In Business: a constructive relationship

07 January 2020

Graeme Macdonald, Chief Executive Officer (CEO) of JCB, explains how Barclays has supported the iconic construction equipment company on its journey from a lockup garage in Uttoxeter to a multibillion-pound global business.

Think you’ve never heard of Joseph Cyril Bamford? Think again: the post-war entrepreneur’s initials – JCB – grace the sides of hundreds of thousands of pieces of yellow construction equipment around the world.

“We’re a global construction equipment manufacturer, the third largest in the world by volume,” says CEO Graeme Macdonald.

“We manufacture in 22 factories around the world, eleven of which are right here in the UK, including our headquarters.”

Our relationship dates back to 1945. We value that relationship; it’s more than just providing banking services

Graeme Macdonald


A lock up garage and a family to feed

JCB is now a global success story, employing 15,000 people, but its association with Barclays goes back to the company’s humble beginnings in 1945, when Bamford founded the business.

After the Second World War, the engineer returned home from overseas and set about building agricultural trailers. The new enterprise opened its doors on 23 October, the day his son Anthony was born, with Bamford famously remarking that having a family and no money helped to “concentrate my mind”.`

Recounting JCB’s history, Macdonald says: “When he established the business it was himself and three employees and a lock up garage.”

“The first bank account he opened was at the local branch of Barclays in Uttoxeter. Our relationship dates back to 1945. We value that relationship; it’s more than just providing banking services”.

Matthew Porter, JCB’s Relationship Director at Barclays, says he’s proud of the bank’s involvement with such an “iconic” brand.

“A banking relationship is about a lot more than banking services and products – it’s about relationships, it’s about the people, it’s about the service we provide and the added value we can deliver to those relationships.”

Porter says that while Barclays supports JCB on a day-to-day banking level, it is the bank’s provision of extra services that has been critical for the company’s growth.

“We like to finance JCB’s growth, aspirations, support their overseas trade operations. On every level we look to innovate on the banking side to meet the company’s needs.”

“Innovation is our life blood”

It’s this innovative spirit that has been the secret of JCB’s success throughout the years. Diversification into hydraulic equipment proved to be a turning point for the company in 1947, when JCB’s hydraulic loader became one of the driving forces behind the post-war mechanisation of agriculture that allowed the UK to feed its growing population.

Macdonald says new product launches still fuel JCB’s success, and the business is hungry to produce more innovations for its customers. “We have a phrase of ‘innovation is our life blood’ – and we live it and breathe it every day.”

When researching a new product, he says the company asks itself what the customer wants from its machines. “We look at how the machines are used in the respective industries and we design and develop machines that really have innovative features and benefits for those customers.”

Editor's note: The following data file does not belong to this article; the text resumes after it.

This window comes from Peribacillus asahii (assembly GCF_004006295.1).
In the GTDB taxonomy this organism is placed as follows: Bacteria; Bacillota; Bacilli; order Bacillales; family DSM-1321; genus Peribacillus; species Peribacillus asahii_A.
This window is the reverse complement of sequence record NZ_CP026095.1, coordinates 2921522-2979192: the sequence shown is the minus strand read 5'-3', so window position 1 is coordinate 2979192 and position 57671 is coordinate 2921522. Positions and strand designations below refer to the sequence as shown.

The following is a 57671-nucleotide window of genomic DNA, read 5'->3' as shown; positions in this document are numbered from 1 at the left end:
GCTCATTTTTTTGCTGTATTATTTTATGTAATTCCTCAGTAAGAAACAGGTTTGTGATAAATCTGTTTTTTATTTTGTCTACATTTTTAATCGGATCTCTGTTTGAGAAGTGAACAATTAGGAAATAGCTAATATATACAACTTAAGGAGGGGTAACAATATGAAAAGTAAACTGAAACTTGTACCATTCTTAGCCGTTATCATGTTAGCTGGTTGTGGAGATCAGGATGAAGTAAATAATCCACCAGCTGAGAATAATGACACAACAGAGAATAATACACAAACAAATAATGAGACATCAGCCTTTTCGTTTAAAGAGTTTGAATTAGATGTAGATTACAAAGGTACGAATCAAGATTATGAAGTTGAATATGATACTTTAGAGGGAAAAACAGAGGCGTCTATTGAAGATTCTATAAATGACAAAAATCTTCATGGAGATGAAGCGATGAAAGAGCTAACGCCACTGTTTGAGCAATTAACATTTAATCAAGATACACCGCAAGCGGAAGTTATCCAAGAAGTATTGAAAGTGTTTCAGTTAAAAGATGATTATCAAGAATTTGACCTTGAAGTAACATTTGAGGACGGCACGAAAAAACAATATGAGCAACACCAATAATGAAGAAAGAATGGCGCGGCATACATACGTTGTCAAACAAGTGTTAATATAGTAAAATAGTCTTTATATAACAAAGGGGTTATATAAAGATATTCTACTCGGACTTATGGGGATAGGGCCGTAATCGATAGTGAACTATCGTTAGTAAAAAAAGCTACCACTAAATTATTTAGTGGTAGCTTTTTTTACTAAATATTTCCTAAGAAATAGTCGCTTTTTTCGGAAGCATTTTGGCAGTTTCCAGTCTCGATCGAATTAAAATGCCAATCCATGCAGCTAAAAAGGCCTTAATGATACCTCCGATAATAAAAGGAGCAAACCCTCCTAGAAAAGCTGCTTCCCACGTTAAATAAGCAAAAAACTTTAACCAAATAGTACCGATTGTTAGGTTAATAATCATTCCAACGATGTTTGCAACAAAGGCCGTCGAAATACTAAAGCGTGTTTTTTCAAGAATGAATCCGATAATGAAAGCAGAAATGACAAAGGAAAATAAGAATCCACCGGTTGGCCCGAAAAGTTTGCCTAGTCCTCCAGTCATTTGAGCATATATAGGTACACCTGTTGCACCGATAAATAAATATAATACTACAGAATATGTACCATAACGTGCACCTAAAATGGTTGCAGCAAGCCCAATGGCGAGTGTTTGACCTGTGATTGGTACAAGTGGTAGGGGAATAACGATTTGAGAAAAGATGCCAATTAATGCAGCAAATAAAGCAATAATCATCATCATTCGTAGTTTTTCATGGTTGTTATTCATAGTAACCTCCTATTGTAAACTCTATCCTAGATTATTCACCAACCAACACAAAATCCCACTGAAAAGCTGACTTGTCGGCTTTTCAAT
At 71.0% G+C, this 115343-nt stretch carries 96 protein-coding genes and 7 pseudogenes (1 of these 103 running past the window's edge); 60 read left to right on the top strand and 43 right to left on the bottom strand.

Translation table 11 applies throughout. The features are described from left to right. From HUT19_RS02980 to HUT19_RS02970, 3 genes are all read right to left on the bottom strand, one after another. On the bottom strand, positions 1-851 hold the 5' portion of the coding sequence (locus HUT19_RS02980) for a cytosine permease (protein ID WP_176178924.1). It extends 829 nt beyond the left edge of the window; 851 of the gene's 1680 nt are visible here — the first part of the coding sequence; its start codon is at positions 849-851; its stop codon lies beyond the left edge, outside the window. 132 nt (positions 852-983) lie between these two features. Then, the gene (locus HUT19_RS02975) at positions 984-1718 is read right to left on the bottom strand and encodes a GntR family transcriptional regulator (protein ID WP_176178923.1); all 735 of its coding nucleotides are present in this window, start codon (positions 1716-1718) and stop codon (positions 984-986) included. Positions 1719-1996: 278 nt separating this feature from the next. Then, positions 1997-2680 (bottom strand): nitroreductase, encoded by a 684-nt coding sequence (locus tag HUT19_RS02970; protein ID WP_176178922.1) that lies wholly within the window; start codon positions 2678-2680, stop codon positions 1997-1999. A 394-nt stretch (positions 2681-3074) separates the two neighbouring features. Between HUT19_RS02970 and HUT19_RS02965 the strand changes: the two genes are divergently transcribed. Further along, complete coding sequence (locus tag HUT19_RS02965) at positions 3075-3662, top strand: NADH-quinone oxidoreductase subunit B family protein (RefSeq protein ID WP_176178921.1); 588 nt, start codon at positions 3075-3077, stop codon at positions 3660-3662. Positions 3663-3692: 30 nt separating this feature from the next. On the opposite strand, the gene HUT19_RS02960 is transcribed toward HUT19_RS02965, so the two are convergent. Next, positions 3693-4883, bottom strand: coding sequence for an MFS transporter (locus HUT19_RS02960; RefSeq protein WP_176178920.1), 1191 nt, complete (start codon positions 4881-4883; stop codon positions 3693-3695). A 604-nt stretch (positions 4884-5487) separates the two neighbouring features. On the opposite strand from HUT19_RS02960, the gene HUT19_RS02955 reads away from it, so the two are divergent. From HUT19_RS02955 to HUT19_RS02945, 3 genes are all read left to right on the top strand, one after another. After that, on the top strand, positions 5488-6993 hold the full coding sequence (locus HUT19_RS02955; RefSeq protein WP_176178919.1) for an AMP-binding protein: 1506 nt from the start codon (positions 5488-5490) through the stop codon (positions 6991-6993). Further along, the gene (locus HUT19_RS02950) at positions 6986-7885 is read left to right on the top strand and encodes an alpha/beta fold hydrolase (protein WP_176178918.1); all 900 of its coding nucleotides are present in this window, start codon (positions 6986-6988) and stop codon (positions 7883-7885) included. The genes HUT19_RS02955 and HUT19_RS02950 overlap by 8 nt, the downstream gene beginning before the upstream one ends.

Graeme Macdonald, JCB

Graeme Macdonald, CEO, JCB

We have a phrase – ‘innovation is our life blood’ – and we live it and breathe it every day

Graeme Macdonald


Keeping the family feel

Despite its size and growth, JCB remains privately owned by the Bamford family. Macdonald says that retaining a family feel and good standing in the local community is central to the manufacturer’s identity.

“JCB is a family business and we value the extended family of our employees, our suppliers, our customers, our dealers and our financial partners.”

The company strives to be an ‘employer of choice in the local area’, and is even the headline sponsor for a local school, the JCB Academy, to educate teenagers with an engineering bent.

“Where we’re located, in the Midlands, there’s a lot of great companies in this region that offer competition for employees. We invest a lot in training and development,” says Macdonald.

The company currently recruits around 150 people a year. Graduates from the JCB Academy – which is open to 13-18-year olds – can choose between starting JCB apprenticeships and going to university when they come to leave the school. They may go on to work with JCB or at other manufacturing or engineering companies in the Midlands or beyond.

The company supports communities in other areas of the globe too, with several charitable trusts focussing on education and children’s welfare. It also has a relationship with the NSPCC.

Macdonald says: “I think the trendy name is corporate social responsibility, but we’ve been doing it for many, many years. It’s very well embedded in the JCB DNA.”

For JCB, the future is bright as well as yellow. “In an ever-evolving industry, our relationship has stretched over decades,” says Macdonald. “Our strategy over the next two to three years will be to grow market share, and we do that by investment in great new products, manufacturing capability and distribution. We can’t do that alone and that’s why we need a great partner like Barclays.”

As the company continues to grow, Macdonald is sure that Barclays will support it all the way. “The great thing about Barclays is that because we’ve had such a longstanding relationship, they really have a deep understanding not only of JCB, but of our industry.

“They can provide great innovative solutions such as trade financing for this specific industry, and they really understand the mechanics of how that operates. And that makes growing our business so much easier.”